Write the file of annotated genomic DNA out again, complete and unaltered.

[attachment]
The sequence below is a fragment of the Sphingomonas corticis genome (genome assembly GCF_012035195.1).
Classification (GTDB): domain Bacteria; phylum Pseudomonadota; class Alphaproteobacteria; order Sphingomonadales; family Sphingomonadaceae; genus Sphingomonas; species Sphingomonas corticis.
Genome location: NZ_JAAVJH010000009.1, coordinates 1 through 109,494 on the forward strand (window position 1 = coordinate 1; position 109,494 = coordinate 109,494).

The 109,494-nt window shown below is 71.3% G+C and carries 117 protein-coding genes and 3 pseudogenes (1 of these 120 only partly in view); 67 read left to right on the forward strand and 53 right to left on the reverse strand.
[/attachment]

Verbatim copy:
The sequence below is a fragment of the Sphingomonas corticis genome (genome assembly GCF_012035195.1).
Classification (GTDB): domain Bacteria; phylum Pseudomonadota; class Alphaproteobacteria; order Sphingomonadales; family Sphingomonadaceae; genus Sphingomonas; species Sphingomonas corticis.
Genome location: NZ_JAAVJH010000009.1, coordinates 1 through 109,494 on the forward strand (window position 1 = coordinate 1; position 109,494 = coordinate 109,494).

The 109,494-nt window shown below is 71.3% G+C and carries 117 protein-coding genes and 3 pseudogenes (1 of these 120 only partly in view); 67 read left to right on the forward strand and 53 right to left on the reverse strand.